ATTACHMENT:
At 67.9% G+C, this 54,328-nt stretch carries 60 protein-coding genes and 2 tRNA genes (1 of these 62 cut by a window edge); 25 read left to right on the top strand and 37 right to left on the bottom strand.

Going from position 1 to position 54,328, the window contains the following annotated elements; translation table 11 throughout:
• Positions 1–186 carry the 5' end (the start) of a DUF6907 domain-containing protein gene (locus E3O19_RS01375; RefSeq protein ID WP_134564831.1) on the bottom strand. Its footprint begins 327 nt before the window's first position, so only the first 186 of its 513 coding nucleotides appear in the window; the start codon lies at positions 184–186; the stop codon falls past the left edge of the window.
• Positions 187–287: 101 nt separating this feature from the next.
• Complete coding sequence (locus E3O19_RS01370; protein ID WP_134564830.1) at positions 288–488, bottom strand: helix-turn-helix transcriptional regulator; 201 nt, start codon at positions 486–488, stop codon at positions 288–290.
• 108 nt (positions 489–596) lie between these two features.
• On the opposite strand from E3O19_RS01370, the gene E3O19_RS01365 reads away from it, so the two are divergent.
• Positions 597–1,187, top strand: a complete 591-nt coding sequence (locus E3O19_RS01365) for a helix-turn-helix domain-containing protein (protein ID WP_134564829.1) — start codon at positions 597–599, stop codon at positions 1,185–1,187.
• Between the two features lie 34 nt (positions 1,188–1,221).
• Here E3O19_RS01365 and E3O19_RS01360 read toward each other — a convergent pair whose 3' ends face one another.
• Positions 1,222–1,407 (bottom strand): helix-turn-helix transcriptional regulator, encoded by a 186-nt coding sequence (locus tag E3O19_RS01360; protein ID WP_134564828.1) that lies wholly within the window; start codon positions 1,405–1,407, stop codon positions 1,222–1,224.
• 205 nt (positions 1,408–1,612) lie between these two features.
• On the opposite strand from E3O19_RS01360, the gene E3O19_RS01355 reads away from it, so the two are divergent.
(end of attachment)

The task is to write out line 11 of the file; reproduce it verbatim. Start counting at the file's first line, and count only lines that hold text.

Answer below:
• Positions 1,222–1,407 (bottom strand): helix-turn-helix transcriptional regulator, encoded by a 186-nt coding sequence (locus tag E3O19_RS01360; protein ID WP_134564828.1) that lies wholly within the window; start codon positions 1,405–1,407, stop codon positions 1,222–1,224.